April 20, 2006
A WORK ETHIC WITHOUT A WAGE ETHIC
Caption: Noted labor economist Seamus McGoogle recommends US workers sleep 20 hours a day, "preferably on company time."
According to the April 24 Business Week, “American workers have upped their contribution to their companies’ revenues and profits at a faster clip than their European counterparts” and take fewer sick days.
A survey of 600 major US and European companies reported a 55% increase in profit per employee from American workers, compared with 14% per worker in Europe. Revenue per employee increased by 12% here compared with 8% in Europe. And US workers took an average of 5.5 sick days compared with 10 for European counterparts.
Unfortunately for those US workers, wages, stagnant for years, have not kept up with profits or with their contributions to the success of their employers.
According to the US Department of Labor Wage and Hour Division, “As the productivity of workers increases, one would expect compensation to experience similar gains.” Too bad it doesn’t work that way these days.
Holly Sklar, author with the Rev. Dr. Paul Sherry of A Just Minimum Wage: Good for Workers, Business and Our Future, wrote that “Between 1973 and 2004, worker productivity rose 78 percent, but the real minimum wage fell 24 percent. For average workers (production and nonsupervisory workers, about 80 percent of the employed private workforce, hourly wages fell 11 percent, adjusting for inflation.”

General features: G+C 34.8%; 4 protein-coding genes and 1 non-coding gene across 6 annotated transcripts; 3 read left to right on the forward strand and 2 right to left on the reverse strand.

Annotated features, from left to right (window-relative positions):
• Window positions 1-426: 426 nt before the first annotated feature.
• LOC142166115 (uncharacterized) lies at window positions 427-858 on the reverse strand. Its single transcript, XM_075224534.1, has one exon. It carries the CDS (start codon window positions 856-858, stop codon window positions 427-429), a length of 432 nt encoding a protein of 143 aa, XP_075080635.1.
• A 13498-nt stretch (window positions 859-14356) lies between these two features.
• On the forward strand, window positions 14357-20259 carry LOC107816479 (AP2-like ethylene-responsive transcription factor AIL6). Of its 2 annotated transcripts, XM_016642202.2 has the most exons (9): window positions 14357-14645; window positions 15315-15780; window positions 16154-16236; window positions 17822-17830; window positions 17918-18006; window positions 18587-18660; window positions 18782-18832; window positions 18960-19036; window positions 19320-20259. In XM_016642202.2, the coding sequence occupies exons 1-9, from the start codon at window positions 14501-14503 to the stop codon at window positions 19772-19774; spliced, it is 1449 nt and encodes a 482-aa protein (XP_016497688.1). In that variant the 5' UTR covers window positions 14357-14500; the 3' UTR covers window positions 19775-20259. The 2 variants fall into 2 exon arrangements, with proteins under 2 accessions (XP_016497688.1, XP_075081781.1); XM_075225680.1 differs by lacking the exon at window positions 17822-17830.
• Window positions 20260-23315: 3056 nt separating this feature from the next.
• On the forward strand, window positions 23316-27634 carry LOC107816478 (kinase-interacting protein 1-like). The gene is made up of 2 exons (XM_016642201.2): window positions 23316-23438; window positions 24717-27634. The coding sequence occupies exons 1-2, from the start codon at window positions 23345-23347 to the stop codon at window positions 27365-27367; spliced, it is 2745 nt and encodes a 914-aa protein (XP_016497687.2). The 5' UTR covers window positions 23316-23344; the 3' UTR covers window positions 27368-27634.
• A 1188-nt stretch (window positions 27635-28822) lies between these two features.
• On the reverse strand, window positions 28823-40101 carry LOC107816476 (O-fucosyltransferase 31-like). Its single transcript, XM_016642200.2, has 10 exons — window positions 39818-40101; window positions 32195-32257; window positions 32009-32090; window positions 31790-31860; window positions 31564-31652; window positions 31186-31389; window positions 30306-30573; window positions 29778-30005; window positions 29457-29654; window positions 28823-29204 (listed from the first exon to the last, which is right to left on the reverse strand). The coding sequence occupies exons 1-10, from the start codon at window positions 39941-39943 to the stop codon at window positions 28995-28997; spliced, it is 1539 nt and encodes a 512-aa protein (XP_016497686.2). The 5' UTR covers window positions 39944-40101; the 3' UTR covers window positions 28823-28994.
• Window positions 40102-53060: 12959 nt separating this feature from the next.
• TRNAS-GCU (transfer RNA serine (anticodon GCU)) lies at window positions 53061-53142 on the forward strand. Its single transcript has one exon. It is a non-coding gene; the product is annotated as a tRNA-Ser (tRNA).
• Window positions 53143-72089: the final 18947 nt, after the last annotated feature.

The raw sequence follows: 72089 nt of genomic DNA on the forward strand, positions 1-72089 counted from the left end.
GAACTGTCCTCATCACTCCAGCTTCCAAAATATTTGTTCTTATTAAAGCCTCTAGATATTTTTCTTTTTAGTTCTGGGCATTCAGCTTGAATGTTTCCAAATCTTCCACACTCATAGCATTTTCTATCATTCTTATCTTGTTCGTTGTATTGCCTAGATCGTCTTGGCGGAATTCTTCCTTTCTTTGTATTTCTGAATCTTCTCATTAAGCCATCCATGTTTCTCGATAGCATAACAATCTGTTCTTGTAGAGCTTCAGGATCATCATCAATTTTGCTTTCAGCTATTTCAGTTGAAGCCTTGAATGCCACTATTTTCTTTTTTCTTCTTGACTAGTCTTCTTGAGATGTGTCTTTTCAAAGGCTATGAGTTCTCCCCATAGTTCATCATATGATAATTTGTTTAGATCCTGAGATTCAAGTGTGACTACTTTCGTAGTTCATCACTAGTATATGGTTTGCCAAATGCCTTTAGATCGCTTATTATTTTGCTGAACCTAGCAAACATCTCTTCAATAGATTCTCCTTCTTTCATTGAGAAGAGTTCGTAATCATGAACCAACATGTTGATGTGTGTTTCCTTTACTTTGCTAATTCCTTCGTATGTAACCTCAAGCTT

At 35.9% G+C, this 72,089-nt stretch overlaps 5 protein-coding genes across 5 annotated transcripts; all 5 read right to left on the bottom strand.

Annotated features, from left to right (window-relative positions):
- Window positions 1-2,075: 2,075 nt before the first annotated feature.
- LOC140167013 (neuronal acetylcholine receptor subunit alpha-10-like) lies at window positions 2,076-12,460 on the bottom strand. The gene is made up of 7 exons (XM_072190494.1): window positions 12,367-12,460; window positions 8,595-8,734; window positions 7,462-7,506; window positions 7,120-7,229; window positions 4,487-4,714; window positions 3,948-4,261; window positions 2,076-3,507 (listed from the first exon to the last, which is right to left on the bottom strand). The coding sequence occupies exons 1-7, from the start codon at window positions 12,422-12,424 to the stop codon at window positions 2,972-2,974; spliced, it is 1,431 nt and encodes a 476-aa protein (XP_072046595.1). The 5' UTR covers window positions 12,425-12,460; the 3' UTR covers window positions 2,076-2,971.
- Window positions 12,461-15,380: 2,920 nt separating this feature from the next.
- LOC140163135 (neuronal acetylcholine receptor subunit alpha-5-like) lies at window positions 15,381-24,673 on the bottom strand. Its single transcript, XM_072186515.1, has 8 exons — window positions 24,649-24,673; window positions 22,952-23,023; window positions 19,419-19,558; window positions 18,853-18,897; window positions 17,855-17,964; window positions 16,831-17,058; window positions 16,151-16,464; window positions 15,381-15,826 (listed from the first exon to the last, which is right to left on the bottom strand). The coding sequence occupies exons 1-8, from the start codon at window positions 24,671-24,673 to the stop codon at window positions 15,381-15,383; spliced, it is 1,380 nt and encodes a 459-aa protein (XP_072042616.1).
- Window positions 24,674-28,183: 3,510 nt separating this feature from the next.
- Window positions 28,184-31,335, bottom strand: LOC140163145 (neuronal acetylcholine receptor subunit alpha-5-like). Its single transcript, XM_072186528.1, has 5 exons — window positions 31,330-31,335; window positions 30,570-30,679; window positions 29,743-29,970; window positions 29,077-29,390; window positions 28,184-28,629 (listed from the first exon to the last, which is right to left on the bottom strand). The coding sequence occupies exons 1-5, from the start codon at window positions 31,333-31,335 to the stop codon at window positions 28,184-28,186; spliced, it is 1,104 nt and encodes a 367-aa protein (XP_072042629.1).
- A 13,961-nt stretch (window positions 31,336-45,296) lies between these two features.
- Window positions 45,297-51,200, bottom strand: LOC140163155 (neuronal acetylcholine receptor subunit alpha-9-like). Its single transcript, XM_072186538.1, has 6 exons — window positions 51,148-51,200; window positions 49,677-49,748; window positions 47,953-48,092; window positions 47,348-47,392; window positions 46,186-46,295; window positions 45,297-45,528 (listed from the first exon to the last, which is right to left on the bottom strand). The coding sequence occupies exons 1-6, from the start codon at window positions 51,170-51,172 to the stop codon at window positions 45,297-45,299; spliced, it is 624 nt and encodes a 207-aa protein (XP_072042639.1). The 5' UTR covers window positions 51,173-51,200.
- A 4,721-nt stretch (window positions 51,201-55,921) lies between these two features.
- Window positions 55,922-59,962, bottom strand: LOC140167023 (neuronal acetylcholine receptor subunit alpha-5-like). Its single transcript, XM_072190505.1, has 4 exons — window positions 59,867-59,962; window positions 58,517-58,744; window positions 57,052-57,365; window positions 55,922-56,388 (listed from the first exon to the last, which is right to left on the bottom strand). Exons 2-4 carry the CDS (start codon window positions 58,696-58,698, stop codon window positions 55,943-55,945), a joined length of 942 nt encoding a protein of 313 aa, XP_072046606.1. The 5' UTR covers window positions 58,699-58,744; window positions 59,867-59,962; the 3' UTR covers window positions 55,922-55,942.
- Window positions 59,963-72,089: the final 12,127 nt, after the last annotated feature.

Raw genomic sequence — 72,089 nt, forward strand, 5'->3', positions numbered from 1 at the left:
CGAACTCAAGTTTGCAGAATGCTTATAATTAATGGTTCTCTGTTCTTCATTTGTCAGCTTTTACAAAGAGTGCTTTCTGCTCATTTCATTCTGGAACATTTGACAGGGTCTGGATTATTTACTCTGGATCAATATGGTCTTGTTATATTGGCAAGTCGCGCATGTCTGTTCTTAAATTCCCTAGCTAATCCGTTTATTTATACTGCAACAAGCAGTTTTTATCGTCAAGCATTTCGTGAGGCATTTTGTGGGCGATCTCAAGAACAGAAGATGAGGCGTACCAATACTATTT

The result, she suggests, is a work ethic without a wage ethic.
While a minimum wage worker working 40 hours per week would earn $10,712, the May 1 Nation reports that the CEO of Wal-Mart “earns” around $3,500 per hour. The poor guy…the Halliburton CEO was said to bring home about $8,300 an hour, while the ExxonMobile CEO was said to earn around $13,700 per hour.
Nice gigs if you can get them.
GOAT ROPE ADVISORY LEVEL: ASTONISHING
by El Cabrero